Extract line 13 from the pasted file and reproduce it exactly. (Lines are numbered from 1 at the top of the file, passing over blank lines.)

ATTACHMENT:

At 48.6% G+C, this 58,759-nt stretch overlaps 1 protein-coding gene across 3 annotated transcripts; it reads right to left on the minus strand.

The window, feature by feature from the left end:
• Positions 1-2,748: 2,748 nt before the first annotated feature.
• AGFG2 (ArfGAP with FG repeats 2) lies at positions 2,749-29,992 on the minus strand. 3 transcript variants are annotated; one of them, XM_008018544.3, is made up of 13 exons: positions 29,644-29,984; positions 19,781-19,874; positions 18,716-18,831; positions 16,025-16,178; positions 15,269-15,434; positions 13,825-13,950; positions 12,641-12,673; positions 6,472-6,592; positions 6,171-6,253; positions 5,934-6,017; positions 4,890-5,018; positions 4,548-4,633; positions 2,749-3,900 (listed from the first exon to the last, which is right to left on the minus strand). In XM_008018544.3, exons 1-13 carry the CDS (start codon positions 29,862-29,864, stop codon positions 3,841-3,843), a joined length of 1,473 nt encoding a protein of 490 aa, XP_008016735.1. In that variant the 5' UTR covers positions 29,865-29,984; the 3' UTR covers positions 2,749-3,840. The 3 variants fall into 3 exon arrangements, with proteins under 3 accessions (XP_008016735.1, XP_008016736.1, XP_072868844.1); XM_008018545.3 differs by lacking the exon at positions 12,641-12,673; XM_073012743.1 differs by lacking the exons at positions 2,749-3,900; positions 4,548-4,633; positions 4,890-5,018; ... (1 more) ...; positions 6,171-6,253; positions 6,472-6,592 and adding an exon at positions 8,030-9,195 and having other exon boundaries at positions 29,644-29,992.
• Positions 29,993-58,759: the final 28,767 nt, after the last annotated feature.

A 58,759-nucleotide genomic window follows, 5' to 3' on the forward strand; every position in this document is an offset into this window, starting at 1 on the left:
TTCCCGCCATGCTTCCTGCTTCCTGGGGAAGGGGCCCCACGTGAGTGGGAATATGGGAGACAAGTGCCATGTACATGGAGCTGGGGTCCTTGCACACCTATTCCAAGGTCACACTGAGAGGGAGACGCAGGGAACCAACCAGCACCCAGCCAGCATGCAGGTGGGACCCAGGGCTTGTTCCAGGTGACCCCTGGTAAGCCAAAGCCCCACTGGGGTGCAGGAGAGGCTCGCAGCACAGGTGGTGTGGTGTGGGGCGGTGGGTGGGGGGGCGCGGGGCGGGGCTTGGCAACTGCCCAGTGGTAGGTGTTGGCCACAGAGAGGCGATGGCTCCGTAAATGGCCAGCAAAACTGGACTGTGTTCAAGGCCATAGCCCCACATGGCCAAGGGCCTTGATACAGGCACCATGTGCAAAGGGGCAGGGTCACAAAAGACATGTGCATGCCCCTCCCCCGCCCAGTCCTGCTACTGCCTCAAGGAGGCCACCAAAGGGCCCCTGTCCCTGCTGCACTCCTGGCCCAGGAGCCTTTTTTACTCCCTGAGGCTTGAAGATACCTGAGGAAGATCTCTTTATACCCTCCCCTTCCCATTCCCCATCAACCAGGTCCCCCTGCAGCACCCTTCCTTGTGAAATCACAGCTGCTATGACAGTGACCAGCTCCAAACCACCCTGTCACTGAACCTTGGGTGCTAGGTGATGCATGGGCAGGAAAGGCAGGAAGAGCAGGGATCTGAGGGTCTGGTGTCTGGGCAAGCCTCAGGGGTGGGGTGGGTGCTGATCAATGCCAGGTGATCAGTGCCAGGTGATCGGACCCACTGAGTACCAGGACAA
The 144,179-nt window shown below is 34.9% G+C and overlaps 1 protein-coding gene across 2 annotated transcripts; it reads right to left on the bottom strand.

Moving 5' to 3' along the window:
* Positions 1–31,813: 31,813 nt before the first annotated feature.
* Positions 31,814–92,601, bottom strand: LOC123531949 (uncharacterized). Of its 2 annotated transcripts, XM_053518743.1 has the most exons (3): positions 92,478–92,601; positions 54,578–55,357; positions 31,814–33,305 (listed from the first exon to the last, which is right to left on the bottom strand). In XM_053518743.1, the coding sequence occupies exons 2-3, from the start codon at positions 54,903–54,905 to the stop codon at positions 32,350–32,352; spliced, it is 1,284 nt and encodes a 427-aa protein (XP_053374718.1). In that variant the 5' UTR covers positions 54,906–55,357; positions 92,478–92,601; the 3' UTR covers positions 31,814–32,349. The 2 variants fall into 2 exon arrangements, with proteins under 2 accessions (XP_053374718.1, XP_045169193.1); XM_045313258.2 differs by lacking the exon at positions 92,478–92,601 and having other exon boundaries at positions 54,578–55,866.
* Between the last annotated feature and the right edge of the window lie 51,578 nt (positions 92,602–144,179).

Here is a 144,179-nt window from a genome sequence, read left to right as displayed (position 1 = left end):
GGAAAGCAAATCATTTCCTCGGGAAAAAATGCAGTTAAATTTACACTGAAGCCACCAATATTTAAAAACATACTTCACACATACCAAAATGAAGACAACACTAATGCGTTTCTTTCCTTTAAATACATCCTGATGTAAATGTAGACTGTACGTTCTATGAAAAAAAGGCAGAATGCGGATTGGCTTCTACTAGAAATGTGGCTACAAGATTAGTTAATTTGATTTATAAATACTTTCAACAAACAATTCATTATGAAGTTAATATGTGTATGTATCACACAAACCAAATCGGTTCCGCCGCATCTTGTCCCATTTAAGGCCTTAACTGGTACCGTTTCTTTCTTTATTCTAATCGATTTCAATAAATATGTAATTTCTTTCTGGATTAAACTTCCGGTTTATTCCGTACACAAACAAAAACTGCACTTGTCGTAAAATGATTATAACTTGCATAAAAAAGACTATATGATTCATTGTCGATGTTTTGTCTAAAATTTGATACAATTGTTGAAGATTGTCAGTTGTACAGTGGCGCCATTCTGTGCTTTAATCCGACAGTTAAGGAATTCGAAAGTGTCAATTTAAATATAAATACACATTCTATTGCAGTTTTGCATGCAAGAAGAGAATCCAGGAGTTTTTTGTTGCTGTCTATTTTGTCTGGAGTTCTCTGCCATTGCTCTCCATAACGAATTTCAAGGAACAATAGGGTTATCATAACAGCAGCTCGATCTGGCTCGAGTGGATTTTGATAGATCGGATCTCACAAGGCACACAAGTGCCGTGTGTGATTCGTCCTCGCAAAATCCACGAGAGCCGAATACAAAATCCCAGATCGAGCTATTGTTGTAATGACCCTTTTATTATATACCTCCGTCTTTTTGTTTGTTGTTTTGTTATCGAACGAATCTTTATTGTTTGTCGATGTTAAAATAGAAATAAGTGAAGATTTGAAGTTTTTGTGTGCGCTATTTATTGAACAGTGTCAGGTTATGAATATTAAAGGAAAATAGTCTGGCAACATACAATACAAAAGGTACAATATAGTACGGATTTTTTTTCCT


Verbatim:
Here is a 144,179-nt window from a genome sequence, read left to right as displayed (position 1 = left end):